QF: Grassroots can’t be organized by the powers that be, it has to be from the ground up, hence the term, “grassroots.” That means you and others in the neighborhood have to get together and speak up for yourselves.

    By and large, Laredoans are timid about doing so, and not without reason. Although local officials did not send out goon squads to hush those who spoke up, they could put pressure on them economically and force them to be quiet or get out of town. That’s a long time in the past, perhaps, but the memories and attitudes linger.

    I agree with you that Laredo, or any community, needs a vibrant art scene in order to be a good place to live. There is some stuff happening, and TAMIU has done a lot to help, but that’s way out on the fringe of Laredo. And if you do stuff downtown, there’s the issue of parking, parking, parking.

    • Que Fregados says:

      True about the grassroots. And there is a small group of downtown residents that wants to form to ask and help in making some changes. There is also a downtown art scene still too small to be noticed.

      I didn’t know about the past but isn’t that why it is a good thing to have perspectives that have lived in other communities and can see other possibilities? A ver que. We can continue to blog from wherever we are – Laredo or outside :).

  2. stxparrothead says:

    Another huge market that Laredo misses out on are the Winter Texans. My parents included! They have many friends in the Mission area who would glady save the additional 3 hour drive to the Valley if Laredo had more to offer them. From what I have seen, Laredo marketing caters to Mexico. Yes, I know that is a great market, but what about keeping those who pass thru and wish they could just stop here a place to stay and play for 3 or more months ($$$)? I love Laredo, but it is not marketed toward the “retiree crowd” unlike the Valley (and they do it VERY well!)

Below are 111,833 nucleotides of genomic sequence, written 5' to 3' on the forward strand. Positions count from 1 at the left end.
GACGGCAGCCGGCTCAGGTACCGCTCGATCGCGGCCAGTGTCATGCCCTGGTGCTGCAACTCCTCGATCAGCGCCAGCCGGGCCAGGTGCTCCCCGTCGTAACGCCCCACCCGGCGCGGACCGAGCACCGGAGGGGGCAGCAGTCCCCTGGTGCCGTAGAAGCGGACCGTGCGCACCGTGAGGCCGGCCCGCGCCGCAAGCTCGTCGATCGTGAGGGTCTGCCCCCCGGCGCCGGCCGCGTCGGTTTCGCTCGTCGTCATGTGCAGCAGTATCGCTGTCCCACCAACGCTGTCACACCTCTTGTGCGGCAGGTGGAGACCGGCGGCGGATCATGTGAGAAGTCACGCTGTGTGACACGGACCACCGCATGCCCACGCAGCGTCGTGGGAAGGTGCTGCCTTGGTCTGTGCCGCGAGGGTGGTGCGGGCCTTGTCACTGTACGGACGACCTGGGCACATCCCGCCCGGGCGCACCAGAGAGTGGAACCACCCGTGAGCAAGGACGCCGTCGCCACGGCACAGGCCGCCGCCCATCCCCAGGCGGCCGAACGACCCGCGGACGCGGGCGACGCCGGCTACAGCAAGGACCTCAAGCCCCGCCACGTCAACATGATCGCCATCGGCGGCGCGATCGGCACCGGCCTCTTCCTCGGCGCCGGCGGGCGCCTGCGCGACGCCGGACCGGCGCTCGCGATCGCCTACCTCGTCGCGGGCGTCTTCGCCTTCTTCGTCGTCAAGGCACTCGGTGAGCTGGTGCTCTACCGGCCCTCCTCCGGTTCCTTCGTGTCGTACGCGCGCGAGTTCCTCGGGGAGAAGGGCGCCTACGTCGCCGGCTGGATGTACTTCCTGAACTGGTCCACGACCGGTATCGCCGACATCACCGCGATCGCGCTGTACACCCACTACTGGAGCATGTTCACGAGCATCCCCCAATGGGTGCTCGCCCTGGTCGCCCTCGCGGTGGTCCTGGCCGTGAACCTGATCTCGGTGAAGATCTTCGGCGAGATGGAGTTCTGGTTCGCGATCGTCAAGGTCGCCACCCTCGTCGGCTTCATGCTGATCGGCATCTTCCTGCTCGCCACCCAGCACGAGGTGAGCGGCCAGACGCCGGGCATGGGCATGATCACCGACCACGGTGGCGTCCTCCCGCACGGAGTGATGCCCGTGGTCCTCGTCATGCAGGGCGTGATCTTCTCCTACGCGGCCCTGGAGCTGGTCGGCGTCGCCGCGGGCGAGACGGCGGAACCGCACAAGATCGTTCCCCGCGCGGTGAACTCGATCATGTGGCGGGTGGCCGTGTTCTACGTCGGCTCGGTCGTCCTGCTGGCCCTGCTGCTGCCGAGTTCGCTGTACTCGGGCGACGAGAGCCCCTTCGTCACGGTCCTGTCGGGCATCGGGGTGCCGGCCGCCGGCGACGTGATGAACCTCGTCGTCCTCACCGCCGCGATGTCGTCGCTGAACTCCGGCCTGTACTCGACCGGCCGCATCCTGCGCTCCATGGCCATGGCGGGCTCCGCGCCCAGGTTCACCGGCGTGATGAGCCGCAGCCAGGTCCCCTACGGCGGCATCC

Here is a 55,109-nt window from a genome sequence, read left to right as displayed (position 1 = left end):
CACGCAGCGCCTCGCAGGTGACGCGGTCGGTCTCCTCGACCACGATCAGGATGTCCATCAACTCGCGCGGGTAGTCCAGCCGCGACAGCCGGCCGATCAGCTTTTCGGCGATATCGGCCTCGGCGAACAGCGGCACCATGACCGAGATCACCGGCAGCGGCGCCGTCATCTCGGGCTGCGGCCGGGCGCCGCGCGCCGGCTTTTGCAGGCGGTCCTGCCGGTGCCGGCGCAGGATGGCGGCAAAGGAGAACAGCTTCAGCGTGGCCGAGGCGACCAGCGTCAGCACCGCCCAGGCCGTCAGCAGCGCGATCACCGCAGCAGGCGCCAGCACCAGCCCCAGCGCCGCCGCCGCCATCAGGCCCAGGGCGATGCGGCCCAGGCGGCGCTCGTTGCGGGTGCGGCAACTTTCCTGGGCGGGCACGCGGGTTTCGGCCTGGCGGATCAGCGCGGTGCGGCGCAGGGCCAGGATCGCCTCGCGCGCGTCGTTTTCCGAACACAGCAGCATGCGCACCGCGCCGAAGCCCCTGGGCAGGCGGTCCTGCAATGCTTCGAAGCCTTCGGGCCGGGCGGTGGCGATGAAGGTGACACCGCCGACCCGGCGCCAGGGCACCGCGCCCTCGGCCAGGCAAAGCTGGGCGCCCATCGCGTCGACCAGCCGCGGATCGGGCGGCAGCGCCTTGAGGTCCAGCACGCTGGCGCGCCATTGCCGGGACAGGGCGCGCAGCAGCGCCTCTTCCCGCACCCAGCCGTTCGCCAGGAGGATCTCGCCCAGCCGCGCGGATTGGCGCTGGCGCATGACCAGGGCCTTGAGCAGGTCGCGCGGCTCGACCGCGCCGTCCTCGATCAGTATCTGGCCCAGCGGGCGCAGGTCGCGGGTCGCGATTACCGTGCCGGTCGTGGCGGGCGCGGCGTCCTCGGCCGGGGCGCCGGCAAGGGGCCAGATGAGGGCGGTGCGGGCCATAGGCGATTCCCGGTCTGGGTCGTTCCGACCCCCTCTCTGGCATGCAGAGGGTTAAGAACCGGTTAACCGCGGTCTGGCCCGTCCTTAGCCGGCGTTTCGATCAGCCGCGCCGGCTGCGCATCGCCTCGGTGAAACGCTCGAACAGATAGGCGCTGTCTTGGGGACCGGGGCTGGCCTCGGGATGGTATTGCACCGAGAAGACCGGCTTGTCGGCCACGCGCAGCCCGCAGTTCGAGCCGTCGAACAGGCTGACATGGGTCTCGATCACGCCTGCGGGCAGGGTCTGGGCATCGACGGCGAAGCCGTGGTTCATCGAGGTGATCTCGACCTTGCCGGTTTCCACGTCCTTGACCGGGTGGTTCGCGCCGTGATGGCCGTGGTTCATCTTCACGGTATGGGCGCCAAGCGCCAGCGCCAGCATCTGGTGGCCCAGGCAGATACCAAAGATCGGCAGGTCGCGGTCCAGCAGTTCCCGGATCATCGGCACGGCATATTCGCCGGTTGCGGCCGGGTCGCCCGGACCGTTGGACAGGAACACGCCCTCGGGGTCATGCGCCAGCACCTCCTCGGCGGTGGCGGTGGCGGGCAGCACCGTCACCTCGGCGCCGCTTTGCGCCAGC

3. ChuckO says:

    QF, I have been in Laredo 20 years. Master plans have been hyped for downtown all that time. Nothing much has ever come of it. You cannot get in and out of downtown. That is the mainest problem as I see it. They might as well be happy with catering to the traffic from across. That is all they are going to get in any numbers. Former Mayor Tatangelo always wanted to do something, but that was after he was mayor, when he had the biggest leverage. Bout all Laredo got out of that was Tantangelo walk way, which I understand is gone now. La Posada is trapped in all of that – no egress, ingress. They only thrive when buses come in from New Orleans to go across – now not too good. Again, it is entrance and exit. Parking, too. Master plan? Not gonna happen for a larger audience.

    • Que Fregados says:

      I’ve been here less time than you, Chuck, but I already get the idea that you are right – not much is going to come of another “master plan”. Sigh. I still have hope, though.

  4. BT Blues says:

    As a native-born Laredoan, I have heard the ideas of revitalizing downtown ever since the Mall Del Norte eclipsed the area that had stores like Hachar’s and Richters and Siro’s as must-go-to retailers.

    In those years, nothing has happened. I don’t believe nothing ever will.

    Chuck may have a point, the main problem with the downtown area is that it is difficult to get into. And, of course, the reason for that is that it straddles the river, Mexico, and cannot be reached easily. Strategically speaking, that is not a good situation.

    Moreover, there is also Laredo’s collective sense of apathy. People are moving north and beyond. Businesses and schools are now all along the quasi-loop. The general notion is why bother with downtown and its chucherias.

    Art is awesome. The concept of promoting this is fantastic. Yet, I am not going to hold my breath on it, unfortunately.